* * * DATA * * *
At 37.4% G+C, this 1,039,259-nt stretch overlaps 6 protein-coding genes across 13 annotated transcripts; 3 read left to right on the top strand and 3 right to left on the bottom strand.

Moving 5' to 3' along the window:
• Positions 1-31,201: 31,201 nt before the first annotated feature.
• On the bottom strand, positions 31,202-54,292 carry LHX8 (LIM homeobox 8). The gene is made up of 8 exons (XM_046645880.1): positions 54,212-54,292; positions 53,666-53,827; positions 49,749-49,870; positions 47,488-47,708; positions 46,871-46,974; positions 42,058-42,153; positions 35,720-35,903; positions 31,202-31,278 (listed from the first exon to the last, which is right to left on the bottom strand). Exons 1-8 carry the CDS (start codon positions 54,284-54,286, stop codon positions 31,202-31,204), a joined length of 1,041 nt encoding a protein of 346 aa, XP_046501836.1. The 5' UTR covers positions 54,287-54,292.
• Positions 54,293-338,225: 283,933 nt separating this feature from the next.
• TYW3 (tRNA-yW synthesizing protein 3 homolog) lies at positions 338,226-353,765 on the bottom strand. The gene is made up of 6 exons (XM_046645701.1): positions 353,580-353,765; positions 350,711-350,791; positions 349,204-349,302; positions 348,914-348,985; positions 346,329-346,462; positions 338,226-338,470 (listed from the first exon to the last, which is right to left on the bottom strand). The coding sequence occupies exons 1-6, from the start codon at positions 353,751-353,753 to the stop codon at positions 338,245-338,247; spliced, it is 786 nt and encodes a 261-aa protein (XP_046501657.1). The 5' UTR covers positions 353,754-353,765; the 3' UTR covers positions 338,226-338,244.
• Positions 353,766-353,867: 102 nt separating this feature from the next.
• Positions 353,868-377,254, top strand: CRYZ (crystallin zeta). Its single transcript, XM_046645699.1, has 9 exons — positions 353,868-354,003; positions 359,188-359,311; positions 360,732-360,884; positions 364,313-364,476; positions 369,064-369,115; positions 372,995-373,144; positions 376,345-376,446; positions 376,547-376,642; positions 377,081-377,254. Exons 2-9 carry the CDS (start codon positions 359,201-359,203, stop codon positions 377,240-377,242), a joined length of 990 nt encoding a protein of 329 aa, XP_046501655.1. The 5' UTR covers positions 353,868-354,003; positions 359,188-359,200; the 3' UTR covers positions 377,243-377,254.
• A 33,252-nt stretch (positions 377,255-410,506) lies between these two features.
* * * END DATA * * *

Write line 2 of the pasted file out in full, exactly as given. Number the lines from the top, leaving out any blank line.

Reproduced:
Moving 5' to 3' along the window: